PARIS — Snyder’s-Lance, Inc. has its sights set on a number of pockets of growth, from expanding distribution of key brands across the United States to exploring ways to break into new categories, said Alexander W. Pease, chief financial officer and executive vice-president.
In a June 13 presentation at the Deutsche Bank Global Consumer Conference in Paris, Mr. Pease discussed the ways the Charlotte, N.C.-based snack maker is differentiating itself in a fiercely competitive snack industry.
|Alexander Pease, c.f.o. and executive vice-president of Snyder’s-Lance
Mr. Pease said the company’s Northeast-focused Snyder’s of Hanover brand has an opportunity to roll out nationwide distribution and intends to push the brand’s consumer base beyond the boomer segment and into the millennial segment. Similarly, the company’s Lance sandwich crackers, a Southeast dominated brand, may go national.
“Gaining cross-country distribution … is clearly an opportunity,” he said.
Mr. Pease said the company also sees growth opportunities in expanding the Snack Factory and Late July brands to the perimeter of the store.
One brand that is struggling to generate growth is Pop Secret, the company’s microwave popcorn brand.
“It's a boomer-focused category,” Mr. Pease said of microwave popcorn. “We’re the No. 2 player. And so there’s some work that needs to be done around reminding consumers of the event. And really evaluating what can be done to stabilize that category, in and of itself.”
A little over a year after acquiring the Kettle chips business as part of its acquisition of Diamond Foods, Snyder’s-Lance continues to look for ways to drive future growth for the brand. A heavily millennial-oriented brand, Kettle stands for bold flavors and frequent flavor rotations, Mr. Pease said, a formula that has worked for the brand. Now, the company is trying to find the right balance to fuel growth.
“We’ve gone from 34 flavor profiles to 70 over the course of 10 or 12 months,” Mr. Pease said. “We have no intention of going to half a dozen flavors of Kettle. That would be sort of death for the brand, given the target — the millennial consumer that we’re targeting. What we are saying is that they’ve had a very successful and profitable growth run — at 35 s.k.u.s (stock-keeping units). So maybe there needs to be more than 35 but probably not all the way to 70. And so getting that formula right will be important.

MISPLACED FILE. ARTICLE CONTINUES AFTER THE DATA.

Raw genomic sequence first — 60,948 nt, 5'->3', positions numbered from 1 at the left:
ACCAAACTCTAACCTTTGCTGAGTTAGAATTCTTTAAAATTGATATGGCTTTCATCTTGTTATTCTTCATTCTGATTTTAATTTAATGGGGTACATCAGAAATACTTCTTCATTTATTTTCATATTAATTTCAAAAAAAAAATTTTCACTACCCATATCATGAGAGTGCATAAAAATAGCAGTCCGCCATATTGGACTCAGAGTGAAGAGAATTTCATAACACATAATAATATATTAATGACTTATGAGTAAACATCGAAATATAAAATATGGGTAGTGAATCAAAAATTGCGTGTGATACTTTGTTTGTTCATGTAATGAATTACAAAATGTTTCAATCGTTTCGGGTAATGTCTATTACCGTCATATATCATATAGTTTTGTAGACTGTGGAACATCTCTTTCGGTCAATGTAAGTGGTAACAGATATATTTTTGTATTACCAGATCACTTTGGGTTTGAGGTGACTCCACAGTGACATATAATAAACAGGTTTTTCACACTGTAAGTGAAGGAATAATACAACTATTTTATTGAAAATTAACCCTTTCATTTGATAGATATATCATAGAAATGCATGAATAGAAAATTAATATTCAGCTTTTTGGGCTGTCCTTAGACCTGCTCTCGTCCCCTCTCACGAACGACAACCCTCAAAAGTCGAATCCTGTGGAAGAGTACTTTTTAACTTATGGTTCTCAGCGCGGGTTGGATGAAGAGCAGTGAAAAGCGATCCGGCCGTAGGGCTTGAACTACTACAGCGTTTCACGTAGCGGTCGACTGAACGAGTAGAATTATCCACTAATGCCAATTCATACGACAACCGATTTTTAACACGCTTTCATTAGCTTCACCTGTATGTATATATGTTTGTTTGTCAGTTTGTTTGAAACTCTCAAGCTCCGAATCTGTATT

“(Kettle is) largely a West coast-dominated brand. There is clearly opportunity on nationwide distribution for that brand to really fuel the growth. There’s also opportunity through the direct-store-delivery channel that we brought to the acquisition party. It was largely going direct to the market, which limited it more to the natural channel. We’ve got opportunities in club; we’ve got opportunities in the natural section of the traditional grocery retailers. We’ve got opportunities in small bag format and food service. So there’s a lot of potential for that brand.”
Another area of opportunity exists in the cracker aisle, where Mr. Pease said Snyder’s-Lance is underpenetrated. Although the company has a strong presence in sandwich crackers it is “basically nonexistent” in the categories adjacent to sandwich crackers, he said.
“We did introduce a cracker innovation aligned with the Snyder’s of Hanover brand called Wholey Cheese!, which is giving us a new set of facings in the cracker aisle directly aligned with a large competitor in that space, but there is still more room to go in the cracker aisle,” Mr. Pease said. “Bars, which you mentioned are an opportunity that we effectively don’t play in. That’s a pretty significant growth opportunity. We like meat snacks as an adjacency — obviously that’s one of the fastest-growing categories. So we see a number of opportunities both in the center of the store as well as in the perimeter.”
Meanwhile, Mr. Pease said Snyder’s-Lance sees M.&A. as “a big piece of the growth algorithm going forward.” While the company doesn’t expect to make a broad move into dairy or frozen products, he said potential acquisitions in adjacent categories are part of the growth formula for the company. Before that happens, though, Snyder’s-Lance is focusing on ensuring its platform is stable, he said. The company will consider all options, he said, including divestments.
“The two candidates in the portfolio that are obviously worth continuing to monitor are Pop Secret, given the category trends that we’ve seen,” he said. “We feel confident in our ability to renovate that brand. And we feel as though we’re the natural owner for the time being. But obviously, we’ll have to continue to monitor that as the situation develops.“And then Emerald, which plays in the snack nuts category, is quite small. So it’s only a 3% share in the overall snack nuts; Planters is the owner of the peanut subcategory. Blue Diamond is the owner of the almond subcategory. We view a significant opportunity in cashews, lining up some of our seasoning capability that we bring to the party with the Kettle brand, with the ability of cashews to basically be a good vehicle for seasoning. So we see a good opportunity there to make Emerald meaningful in this space, but obviously that would be one that we have to evaluate if we can’t get to No. 1 or No. 2 position.”